Phishing: An Update

Security Internet @ lockA phishing attacks, as you may know, “use social engineering techniques mixed with technical tricks to fool the [ Internet computer ] user and steal sensitive information and banking account credentials. Social engineering schemes are typically based on spoofed emails to lead users to visit infected websites designed to appear as legitimate ones. The websites are designed to lead customers to divulge financial data, such as account usernames, credit card numbers, passwords, and social security numbers.” There are different types, or variations, of phishing.

Spear phishing attacks are targeted at selected groups, organizations, or companies. “Usually it is an email-spoofing fraud attempt that hits a specific organization or company, seeking unauthorized access to sensitive data. Unlike a generic phishing attack, the spear phishing attack doesn’t address a wide audience and is conducted by attackers that are more interested to intellectual property, trade secrets, or military information instead of financial gain.”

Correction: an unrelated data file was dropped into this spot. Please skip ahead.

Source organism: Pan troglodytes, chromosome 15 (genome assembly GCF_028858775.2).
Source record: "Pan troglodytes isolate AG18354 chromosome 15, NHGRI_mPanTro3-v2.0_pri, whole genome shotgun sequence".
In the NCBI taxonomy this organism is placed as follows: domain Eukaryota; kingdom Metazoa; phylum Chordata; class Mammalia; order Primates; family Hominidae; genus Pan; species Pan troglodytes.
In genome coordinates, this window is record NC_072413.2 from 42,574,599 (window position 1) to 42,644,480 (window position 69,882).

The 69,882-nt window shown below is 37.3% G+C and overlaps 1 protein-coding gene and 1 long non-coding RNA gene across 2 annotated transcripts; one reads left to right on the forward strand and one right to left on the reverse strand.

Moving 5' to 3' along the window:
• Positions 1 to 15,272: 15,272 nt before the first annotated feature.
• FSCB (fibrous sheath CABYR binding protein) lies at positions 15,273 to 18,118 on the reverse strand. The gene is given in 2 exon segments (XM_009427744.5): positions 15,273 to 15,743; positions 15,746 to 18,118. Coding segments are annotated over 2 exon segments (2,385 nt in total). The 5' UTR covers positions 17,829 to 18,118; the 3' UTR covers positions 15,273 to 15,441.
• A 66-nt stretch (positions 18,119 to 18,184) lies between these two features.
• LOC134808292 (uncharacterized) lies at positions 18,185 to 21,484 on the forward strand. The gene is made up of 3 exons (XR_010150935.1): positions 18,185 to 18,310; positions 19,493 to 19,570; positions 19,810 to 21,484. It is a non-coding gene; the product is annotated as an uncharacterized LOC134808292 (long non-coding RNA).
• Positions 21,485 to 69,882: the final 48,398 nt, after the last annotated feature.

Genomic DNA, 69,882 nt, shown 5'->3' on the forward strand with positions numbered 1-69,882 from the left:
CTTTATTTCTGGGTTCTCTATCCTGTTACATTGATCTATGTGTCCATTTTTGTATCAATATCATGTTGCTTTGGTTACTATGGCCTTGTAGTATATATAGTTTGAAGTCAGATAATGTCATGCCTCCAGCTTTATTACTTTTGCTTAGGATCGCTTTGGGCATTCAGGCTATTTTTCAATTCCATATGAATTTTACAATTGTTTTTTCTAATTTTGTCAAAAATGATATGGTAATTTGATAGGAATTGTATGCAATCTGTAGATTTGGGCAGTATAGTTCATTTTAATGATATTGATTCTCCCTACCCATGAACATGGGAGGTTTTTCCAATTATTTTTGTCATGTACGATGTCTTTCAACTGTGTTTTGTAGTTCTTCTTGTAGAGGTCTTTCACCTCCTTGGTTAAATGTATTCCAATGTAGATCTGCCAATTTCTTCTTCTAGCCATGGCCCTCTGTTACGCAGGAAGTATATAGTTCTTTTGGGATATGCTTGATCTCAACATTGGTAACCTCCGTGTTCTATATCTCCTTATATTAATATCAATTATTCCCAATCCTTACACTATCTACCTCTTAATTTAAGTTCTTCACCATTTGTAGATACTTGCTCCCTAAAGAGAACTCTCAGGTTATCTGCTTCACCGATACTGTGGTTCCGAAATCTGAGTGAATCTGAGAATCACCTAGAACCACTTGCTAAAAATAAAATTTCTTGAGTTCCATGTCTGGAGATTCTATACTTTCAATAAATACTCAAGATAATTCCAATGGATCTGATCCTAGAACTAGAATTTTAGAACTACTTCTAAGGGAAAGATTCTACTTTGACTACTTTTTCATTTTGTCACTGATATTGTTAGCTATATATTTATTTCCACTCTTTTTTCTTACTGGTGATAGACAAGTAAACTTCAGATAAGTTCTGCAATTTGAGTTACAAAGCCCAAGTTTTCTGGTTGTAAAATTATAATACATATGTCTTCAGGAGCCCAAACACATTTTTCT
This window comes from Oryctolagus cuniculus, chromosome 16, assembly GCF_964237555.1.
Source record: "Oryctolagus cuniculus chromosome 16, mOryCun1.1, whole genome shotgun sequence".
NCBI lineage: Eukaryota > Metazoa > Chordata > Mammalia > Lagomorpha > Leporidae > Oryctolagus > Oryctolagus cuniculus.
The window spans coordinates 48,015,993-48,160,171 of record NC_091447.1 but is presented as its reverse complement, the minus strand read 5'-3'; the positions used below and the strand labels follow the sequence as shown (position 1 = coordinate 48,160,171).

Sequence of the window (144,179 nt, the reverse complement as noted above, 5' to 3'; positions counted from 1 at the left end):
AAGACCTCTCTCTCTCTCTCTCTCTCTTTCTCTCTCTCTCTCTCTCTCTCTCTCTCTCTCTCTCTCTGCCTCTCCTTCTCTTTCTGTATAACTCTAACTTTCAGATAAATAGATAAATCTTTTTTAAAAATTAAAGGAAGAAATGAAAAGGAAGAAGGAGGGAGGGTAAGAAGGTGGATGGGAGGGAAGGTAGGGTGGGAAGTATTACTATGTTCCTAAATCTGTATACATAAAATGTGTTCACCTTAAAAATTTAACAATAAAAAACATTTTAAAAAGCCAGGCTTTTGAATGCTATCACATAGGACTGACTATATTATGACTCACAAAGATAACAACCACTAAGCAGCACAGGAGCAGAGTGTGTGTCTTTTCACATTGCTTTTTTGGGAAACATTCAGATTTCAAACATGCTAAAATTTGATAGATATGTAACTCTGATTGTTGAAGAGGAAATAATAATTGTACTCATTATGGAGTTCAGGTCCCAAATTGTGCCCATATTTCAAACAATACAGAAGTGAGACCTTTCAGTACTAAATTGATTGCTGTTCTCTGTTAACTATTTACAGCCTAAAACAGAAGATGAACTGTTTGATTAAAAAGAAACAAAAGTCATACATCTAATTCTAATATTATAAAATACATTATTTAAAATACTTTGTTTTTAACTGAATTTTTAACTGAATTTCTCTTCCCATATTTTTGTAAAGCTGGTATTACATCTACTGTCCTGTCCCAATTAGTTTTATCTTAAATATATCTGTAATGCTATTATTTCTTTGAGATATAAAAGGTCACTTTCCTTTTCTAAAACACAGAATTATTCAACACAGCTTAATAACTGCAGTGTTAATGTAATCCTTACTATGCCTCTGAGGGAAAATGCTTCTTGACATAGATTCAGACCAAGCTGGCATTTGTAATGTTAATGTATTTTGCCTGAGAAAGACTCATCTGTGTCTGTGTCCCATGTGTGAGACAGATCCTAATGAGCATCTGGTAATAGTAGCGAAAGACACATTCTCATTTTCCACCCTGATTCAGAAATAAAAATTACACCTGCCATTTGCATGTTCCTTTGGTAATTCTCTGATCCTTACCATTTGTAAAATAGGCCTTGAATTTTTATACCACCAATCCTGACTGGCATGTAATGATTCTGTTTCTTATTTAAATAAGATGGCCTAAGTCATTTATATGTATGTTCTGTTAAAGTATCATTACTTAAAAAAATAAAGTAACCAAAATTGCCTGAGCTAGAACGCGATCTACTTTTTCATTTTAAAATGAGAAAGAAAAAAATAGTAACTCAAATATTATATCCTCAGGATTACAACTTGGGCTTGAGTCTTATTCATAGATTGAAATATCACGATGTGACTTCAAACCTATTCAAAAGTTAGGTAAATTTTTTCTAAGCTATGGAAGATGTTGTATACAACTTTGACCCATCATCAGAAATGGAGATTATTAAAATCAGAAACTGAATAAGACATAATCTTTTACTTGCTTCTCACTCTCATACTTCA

Watering hole attacks are a relatively new variant of phishing and are different from other phishing attacks in that instead of using social engineering and emails to fool users into clicking on a link to a malicious site; the cybercriminal chooses a very popular website to infect with the malware package and infects every user’s computer that visits that site. It’s akin to the lion waiting quietly at the watering hole until an unsuspecting animal arrives to get some water…I think you know what happens next.

Watering hole attacks aren’t a new concept by any means; porn sites have been thus infected for years; injecting the eager visitors’ computers with a malware gift for their trouble. However, the use of watering hole attacks has spread to other legitimate high-traffic sites as well. The watering hole approach is an improvement on the social engineering type phishing attack because not all users of the social engineering attack will click on the link, while 100% who visit a high-traffic website will be infected. Hey, I never said these cyber crooks were dumb…far from it.

For more on phishing see Phishing: A Very Dangerous Cyber Threat

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Filed under Cybercrime, Internet Security, malware, Social Networking, Warning

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